Last week I discussed one of the principles of systems thinking that is incredibly important – looking at the whole, and not just the parts. If you’re new to these kinds of ideas, systems thinking might seem challenging.  Like many things within nature, there are actually some simple ways to begin your journey toward a more engaged organization

The first step is to name the system you want to influence. In this case it is the quality and quantity of engagement by employees in your organization.

The second step is to look for patterns. You want to find patterns that help you understand the dynamics and connections within the system you’re influencing. In this case there are five patterns that employees demonstrate that create patterns. These patterns in turn influence how those workers show up to invitations of engagement. 

  • The Withdrawn. This pattern includes people who carry passion for the mission and issue they are being invited to engage in. However this passion has been dampened through misuse of that very passion. These people carry the disappointment and hurt of past experiences and withdraw not only their passion, but their engagement as well. Sometimes these folks display actual cynicism about the process and the invitation for engagement.
  • The Un-empowered. This pattern includes people who either don’t have the skills to show up in the circle of engagement or don’t believe they can influence the decisions or choices through their engagement.
  • The Disenfranchised. This pattern includes people who are not invited to the table. They aren’t seen as stakeholders or aren’t thought to have insights that would make the decisions or solutions better. Remember, however, that within a systems framework ALL people connected in the system have valuable insights that can help solve complex problems. Not having the perspectives of the disenfranchised limits many possibilities.
  • The Episodic Participants (1). This pattern includes people who are talented and capable. Because they are high performers, everyone would like them to be involved. However, this create constraints on the amount of time they can spend in the circle of engagement. Time constraints cause them to not show up in the circle of engagement.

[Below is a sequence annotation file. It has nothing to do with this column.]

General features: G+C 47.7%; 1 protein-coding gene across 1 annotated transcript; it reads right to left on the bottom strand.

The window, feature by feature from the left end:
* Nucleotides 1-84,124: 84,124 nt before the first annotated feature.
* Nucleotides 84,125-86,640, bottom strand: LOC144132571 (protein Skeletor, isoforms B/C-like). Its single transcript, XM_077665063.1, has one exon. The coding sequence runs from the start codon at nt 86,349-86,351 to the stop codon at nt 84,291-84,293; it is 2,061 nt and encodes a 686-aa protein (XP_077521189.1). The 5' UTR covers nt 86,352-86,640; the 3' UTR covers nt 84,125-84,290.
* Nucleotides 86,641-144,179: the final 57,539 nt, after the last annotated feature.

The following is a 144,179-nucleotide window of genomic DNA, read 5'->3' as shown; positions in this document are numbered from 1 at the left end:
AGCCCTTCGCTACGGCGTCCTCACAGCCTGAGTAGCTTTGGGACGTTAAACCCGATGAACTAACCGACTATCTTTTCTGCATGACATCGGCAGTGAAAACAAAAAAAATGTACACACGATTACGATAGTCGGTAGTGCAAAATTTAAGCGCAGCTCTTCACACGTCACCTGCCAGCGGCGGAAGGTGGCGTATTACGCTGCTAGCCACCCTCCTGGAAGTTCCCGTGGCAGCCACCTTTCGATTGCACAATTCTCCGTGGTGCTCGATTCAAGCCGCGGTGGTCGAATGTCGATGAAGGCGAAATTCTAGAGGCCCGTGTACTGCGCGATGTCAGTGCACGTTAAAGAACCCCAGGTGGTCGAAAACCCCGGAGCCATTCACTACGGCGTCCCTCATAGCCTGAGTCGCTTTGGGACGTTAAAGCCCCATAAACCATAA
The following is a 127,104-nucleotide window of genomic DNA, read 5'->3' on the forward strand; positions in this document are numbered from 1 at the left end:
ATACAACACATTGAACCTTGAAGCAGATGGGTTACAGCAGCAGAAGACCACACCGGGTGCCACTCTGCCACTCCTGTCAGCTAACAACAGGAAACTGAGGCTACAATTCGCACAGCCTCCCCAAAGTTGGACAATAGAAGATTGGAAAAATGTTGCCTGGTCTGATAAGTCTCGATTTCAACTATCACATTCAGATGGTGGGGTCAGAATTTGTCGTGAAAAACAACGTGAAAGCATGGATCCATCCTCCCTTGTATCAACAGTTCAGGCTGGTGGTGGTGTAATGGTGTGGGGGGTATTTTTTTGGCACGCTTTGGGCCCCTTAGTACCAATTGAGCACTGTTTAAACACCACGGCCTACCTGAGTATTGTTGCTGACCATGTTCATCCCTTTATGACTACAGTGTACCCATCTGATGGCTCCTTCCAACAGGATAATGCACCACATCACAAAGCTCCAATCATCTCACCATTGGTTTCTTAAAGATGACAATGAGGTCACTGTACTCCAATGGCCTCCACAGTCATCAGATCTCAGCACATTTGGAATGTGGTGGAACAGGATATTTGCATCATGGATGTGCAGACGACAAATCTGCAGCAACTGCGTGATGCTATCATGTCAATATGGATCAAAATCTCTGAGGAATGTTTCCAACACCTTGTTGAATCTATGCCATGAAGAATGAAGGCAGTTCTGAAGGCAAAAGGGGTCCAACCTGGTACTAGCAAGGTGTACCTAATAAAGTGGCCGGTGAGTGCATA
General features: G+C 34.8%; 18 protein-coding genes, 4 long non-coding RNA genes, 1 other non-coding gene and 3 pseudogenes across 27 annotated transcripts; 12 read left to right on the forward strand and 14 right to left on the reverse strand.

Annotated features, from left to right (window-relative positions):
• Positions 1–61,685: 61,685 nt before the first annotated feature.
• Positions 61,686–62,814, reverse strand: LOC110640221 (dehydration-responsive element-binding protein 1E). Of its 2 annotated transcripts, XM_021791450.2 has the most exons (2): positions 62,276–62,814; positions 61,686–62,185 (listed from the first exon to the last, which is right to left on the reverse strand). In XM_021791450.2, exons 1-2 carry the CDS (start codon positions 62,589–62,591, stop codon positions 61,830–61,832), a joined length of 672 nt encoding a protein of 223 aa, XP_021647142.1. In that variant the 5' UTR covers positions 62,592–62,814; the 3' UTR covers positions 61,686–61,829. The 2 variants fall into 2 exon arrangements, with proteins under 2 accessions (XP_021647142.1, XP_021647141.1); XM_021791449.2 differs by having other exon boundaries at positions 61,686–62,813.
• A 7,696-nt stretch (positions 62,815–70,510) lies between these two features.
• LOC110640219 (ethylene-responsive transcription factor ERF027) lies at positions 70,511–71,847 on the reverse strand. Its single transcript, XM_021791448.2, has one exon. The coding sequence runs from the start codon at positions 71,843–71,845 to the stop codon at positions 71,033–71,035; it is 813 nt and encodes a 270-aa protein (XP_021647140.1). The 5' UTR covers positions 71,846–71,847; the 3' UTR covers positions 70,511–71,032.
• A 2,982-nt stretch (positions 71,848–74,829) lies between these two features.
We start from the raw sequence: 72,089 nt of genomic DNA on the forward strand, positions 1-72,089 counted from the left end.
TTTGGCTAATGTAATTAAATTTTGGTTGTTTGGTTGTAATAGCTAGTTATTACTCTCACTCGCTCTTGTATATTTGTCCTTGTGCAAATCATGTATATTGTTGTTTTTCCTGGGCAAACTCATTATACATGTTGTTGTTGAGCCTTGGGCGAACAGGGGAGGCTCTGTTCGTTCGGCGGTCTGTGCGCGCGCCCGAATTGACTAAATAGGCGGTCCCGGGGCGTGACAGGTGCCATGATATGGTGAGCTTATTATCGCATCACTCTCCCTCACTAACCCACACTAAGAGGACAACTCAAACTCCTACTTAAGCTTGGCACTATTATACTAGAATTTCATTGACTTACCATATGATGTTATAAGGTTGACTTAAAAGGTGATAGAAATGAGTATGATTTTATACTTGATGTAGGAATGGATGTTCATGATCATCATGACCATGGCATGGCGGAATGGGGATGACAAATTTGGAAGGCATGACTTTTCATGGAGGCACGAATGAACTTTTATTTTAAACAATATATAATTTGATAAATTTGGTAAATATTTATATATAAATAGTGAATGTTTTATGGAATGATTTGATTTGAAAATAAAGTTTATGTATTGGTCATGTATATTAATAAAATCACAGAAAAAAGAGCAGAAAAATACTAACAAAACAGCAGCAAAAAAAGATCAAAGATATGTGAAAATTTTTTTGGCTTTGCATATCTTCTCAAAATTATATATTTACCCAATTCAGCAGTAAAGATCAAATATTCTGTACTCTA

• The Episodic Participants (2). This pattern includes people who only show up when their self interest aligns with the topic or issue that they are being invited to engage in.

Obviously, the next step is to see how resolving these patterns can shape strategy and increase the quality of engagement in your organization.  In this case  each behavior pattern invites a strategy to get more people from that group to show up in the circle of engagement.

  • For the Withdrawn, the strategy is to help them heal from past bad experiences and give them hope that this time when they show up, they won’t be hurt by the experience.
  • The Un-empowered need to be helped to build their capacity to engagement and influence the choices and decisions surrounding the issue.
  • For the Disenfranchised, a strong strategy is to find gatekeepers that are connected to members in this group and intentionally invite them into the circle. A gatekeeper is a person who recognizes who is missing from the table and metaphorically “opens the gate” to allow people to move from one space to another through actively reaching out.
  • For the Episodic Participants(1) the strategy is to refine your processes for engagement so it is efficient and effective. Allow them to participate without time consuming commitments so you can still gain their insights.
  • Episodic Participants (2) need a strategy is to help align their self-interest with the organizational interest that all stakeholders have in common. Once these connections are understood they will show up and contribute.

Authentic or Inauthentic Invitations

The system also included one more critical point. It is the authenticity of the invitation of engagement. Imagine a small stick figure standing at the top center of the circle of engagement. Many times leaders invite people to engage but the invitation is inauthentic. This occurs when the positional leader asks for engagement for form or “organizational theater” – they don’t really want to hear people’s perspectives or recommendations. Over time this inauthentic invitation for engagement causes people to withdraw, or only engage when their self-interest is potentially threatened.

Lastly the system, patterns, and strategy are experimented with to see if the system of engagement needs to be refined to help achieve your goal.

This is a simple and practical way to use systems thinking to solve an important organizational issue. In our example here the circle of engagement is the system and the people reveal patterns around getting authentic engagement into our organizations. The system helps us see the connections. Once we see the connections, look for patterns that are occurring within the system. Strategy emerges from the patterns.